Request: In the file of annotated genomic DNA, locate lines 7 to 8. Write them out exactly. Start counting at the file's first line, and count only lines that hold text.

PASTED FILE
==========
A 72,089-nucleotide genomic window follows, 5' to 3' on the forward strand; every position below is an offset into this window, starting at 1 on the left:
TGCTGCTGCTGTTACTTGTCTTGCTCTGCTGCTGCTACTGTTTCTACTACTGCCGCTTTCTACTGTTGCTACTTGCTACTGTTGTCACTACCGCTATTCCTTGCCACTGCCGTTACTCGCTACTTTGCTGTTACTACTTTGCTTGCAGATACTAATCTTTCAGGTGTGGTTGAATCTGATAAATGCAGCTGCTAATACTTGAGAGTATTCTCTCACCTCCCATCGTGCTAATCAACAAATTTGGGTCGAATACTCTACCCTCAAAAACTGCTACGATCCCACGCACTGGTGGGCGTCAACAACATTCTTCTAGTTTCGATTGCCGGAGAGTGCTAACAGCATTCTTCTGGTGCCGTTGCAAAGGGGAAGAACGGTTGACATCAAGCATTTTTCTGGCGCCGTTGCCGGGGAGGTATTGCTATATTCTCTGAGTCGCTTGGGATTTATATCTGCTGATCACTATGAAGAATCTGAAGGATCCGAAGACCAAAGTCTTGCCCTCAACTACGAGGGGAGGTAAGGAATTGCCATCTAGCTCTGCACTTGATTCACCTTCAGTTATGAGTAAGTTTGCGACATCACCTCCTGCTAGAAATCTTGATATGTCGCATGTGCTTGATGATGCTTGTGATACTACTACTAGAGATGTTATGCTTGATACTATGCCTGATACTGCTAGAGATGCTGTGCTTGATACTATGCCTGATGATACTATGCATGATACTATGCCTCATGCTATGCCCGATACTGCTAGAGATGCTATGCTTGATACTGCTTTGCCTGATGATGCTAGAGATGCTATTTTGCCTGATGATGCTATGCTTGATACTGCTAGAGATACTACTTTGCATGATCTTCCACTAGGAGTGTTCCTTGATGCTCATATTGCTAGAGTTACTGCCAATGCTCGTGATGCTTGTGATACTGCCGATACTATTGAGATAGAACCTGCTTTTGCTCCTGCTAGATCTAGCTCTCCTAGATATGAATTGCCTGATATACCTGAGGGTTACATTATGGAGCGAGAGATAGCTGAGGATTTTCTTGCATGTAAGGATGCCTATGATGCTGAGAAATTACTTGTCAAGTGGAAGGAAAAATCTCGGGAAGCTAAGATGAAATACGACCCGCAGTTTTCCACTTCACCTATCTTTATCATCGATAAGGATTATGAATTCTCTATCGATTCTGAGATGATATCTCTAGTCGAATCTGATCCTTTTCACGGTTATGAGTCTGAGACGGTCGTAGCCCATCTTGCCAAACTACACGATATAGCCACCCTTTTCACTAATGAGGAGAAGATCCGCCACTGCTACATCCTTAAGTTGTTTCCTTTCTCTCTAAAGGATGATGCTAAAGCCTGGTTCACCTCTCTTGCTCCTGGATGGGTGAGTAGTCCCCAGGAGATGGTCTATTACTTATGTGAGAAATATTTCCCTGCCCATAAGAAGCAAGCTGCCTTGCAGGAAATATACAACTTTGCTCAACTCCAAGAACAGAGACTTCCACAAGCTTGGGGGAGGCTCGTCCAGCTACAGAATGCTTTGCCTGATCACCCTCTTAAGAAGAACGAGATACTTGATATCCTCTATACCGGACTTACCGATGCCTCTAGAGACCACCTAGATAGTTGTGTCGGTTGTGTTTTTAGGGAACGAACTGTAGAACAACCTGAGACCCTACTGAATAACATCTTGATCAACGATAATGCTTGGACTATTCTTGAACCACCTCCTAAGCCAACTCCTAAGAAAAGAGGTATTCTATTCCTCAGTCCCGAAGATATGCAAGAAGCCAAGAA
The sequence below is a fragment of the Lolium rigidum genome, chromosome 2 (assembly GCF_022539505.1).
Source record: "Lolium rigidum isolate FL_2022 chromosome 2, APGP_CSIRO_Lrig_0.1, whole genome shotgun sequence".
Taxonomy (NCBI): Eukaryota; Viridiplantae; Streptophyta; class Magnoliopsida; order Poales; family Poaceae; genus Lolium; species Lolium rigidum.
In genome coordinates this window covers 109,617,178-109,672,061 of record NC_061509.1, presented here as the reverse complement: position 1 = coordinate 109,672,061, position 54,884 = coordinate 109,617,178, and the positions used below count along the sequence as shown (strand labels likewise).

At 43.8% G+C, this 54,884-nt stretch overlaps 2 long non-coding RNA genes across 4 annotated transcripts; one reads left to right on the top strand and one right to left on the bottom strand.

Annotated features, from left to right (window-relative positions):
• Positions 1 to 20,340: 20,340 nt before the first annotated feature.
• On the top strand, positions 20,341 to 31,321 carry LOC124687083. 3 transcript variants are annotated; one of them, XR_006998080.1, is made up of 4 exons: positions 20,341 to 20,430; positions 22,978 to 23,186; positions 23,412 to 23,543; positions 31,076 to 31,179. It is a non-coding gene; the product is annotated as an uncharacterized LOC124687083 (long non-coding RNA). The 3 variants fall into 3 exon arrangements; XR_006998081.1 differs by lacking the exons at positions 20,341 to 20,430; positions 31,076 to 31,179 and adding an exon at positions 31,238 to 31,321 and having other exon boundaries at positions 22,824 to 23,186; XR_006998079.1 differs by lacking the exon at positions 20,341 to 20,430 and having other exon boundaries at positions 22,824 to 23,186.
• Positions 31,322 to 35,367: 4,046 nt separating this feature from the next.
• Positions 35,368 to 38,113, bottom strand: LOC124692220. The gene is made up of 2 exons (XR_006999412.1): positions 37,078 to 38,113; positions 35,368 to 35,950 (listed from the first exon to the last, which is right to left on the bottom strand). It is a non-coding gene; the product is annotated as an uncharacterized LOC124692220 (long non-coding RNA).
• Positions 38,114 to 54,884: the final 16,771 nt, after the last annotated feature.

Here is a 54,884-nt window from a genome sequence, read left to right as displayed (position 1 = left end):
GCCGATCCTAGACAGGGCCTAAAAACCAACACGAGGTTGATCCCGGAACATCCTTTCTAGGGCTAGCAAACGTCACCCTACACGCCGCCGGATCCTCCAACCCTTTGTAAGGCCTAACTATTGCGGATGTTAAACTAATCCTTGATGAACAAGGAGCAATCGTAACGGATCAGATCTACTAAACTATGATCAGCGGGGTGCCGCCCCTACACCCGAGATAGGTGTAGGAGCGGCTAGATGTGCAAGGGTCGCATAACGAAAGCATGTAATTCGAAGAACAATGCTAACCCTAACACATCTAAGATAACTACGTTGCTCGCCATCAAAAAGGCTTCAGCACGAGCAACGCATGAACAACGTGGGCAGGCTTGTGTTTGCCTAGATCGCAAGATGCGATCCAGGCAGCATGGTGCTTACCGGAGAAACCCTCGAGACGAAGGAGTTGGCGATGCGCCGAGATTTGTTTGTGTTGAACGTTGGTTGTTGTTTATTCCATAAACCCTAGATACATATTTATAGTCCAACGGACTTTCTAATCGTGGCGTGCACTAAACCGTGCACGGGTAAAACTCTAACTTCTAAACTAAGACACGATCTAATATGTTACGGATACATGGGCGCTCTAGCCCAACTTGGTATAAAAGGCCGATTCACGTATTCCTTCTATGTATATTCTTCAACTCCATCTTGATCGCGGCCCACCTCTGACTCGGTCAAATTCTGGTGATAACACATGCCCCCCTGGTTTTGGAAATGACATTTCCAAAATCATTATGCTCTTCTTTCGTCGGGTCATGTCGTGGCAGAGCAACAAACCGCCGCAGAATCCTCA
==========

At 43.8% G+C, this 54,884-nt stretch overlaps 2 long non-coding RNA genes across 4 annotated transcripts; one reads left to right on the top strand and one right to left on the bottom strand.

Annotated features, from left to right (window-relative positions):